G.R. No. 113899. October 13, 1999 (Case Brief / Digest)


This legal contention starts with a Group Life Insurance Contract between Great Pacific Life Assurance Corporation (Grepalife) and the Development Bank of the Philippines (DBP), insuring DBP’s housing loan mortgagors. Dr. Wilfredo Leuterio, a physician, and housing debtor of DBP, applied for membership in the group life insurance on November 11, 1983, and was issued Certificate No. B-18558 on November 15, 1983, assuring coverage of his mortgage debts worth PHP 86,200.00. Dr. Leuterio passed away due to “massive cerebral hemorrhage” on August 6, 1984, and upon DBP’s claim submission, Grepalife denied the claim citing non-disclosure of a pre-existing hypertension condition by Dr. Leuterio, which they alleged caused his death.

Medarda V. Leuterio, Dr. Leuterio’s widow, pursued the claim by filing a complaint for Specific Performance with Damages against Grepalife at the Regional Trial Court of Misamis Oriental, Branch 18. The trial court, on February 22, 1988, decided in Medarda’s favor, which was affirmed by the Court of Appeals on May 17, 1993. Grepalife’s contention to the Supreme Court was primarily against these decisions, posing several procedural and substantial legal issues, with the principal argument revolving around the alleged non-disclosure by Dr. Leuterio.

1. The proper party in interest for the claim and the jurisdictional authority over the case.
2. The alleged concealment of hypertension by Dr. Leuterio as a material fact that could annul the insurance contract.
3. The computation and justification of the claim amount due to the lack of established outstanding indebtedness of Dr. Leuterio to DBP at the time of his demise.

**Court’s Decision:**
The Supreme Court denied Grepalife’s petition, affirming the Court of Appeals’ decision with modification regarding the beneficiary of the insurance proceeds. It held:
1. Mortgagors under a group life insurance policy have an insurable interest and maintain their roles as parties in the contract. Thus, the widow, as Dr. Leuterio’s heir and pursuant to the policy’s stipulations and the Philippine Insurance Code, can rightfully claim the insurance proceeds.
2. There was insufficient evidence to prove concealment of hypertension by Dr. Leuterio. The mere assertion supported by the attending physician’s uncertain testimony did not conclusively establish that Dr. Leuterio was aware of and intentionally withheld his health condition.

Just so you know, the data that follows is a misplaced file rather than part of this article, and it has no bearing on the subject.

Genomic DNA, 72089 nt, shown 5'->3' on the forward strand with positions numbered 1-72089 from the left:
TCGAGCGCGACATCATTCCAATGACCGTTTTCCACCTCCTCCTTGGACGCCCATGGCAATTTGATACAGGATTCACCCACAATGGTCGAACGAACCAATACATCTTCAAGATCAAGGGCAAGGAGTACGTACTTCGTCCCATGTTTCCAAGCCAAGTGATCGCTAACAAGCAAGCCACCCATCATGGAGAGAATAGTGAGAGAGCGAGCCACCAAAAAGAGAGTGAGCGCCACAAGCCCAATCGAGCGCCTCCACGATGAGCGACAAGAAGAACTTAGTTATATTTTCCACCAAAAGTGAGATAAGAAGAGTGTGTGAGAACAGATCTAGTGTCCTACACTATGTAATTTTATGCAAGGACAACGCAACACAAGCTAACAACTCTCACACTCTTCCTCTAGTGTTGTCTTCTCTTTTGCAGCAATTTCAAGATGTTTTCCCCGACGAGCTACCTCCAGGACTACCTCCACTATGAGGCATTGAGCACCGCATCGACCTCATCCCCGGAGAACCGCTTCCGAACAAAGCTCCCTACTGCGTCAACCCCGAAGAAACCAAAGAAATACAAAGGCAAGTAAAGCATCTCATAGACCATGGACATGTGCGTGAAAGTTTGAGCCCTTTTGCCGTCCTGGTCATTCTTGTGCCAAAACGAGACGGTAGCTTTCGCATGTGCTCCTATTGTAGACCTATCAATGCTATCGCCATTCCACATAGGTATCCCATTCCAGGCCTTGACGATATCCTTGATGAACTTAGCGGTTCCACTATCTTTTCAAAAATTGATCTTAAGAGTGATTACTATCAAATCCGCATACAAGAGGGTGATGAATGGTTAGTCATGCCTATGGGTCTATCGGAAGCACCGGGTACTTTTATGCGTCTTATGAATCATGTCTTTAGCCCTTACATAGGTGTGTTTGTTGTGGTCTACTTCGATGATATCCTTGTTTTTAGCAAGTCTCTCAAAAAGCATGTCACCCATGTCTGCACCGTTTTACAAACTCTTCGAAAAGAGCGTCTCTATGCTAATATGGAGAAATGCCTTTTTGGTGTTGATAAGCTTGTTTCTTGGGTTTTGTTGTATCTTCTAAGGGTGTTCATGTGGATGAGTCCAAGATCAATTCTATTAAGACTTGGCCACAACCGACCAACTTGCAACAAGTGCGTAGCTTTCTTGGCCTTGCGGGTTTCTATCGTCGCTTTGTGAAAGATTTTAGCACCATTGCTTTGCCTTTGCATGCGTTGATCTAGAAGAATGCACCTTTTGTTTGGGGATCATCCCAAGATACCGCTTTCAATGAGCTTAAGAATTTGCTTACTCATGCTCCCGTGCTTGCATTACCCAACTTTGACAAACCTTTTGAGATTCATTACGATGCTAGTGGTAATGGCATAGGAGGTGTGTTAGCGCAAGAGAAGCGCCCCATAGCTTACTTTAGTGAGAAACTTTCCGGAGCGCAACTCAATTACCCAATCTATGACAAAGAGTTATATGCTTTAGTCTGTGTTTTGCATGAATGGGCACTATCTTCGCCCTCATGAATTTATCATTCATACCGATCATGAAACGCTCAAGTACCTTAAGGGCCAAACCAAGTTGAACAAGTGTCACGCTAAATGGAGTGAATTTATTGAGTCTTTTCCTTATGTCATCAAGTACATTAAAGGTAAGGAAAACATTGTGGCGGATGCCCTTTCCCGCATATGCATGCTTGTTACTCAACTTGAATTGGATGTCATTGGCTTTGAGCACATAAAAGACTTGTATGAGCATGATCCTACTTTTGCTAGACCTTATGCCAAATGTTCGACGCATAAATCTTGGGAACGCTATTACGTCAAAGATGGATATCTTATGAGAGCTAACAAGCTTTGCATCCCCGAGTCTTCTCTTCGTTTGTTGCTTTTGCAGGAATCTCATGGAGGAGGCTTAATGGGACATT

3. Regarding the payable amount, the policy directly specified the benefit amount (PHP 86,200.00), and any requirement to prove the exact outstanding mortgage debt was moot, especially since DBP had already foreclosed on the mortgaged property.

1. **Insurable Interest in Mortgaged Properties:** Mortgagors possess an insurable interest and remain parties to an insurance contract against their mortgage obligation.
2. **Concealment and Non-Disclosure:** To nullify a contract based on non-disclosure, the insurer must conclusively prove the insured’s intent to withhold material information.
3. **Valued Policy Doctrine:** Life insurance policies are valued contracts where the benefit amount is predetermined, simplifying the settlement process irrespective of the actual outstanding debt at the time of the insured’s death.

**Class Notes:**
– **Insurable Interest:** Legally, an interest by which a policyholder is legally entitled to insure property, life, or liability—demonstrated through ownership or direct relation.
– **Good Faith in Insurance:** Both parties in an insurance agreement must provide truthful disclosure of all facts relevant to the policy’s risk.
– **Insurance Proceeds Beneficiary:** The designated beneficiary, often clarified within the insurance policy, is entitled to the proceeds upon the policy conditions being met.
– **Doctrine of Concealment:** Deliberate withholding of material information by the applicant from the insurer can render the insurance contract voidable.

**Historical Background:**
The dispute demonstrates critical aspects of insurance law in the Philippines, particularly around group life insurance and the concepts of insurable interest, concealment, and the rights of beneficiaries under such policies. This case sheds light on how the Philippine legal system navigates the complexities of insurance claims and contractual rights, illustrating the judiciary’s role in interpreting policy provisions against statutory laws and principles of equity.


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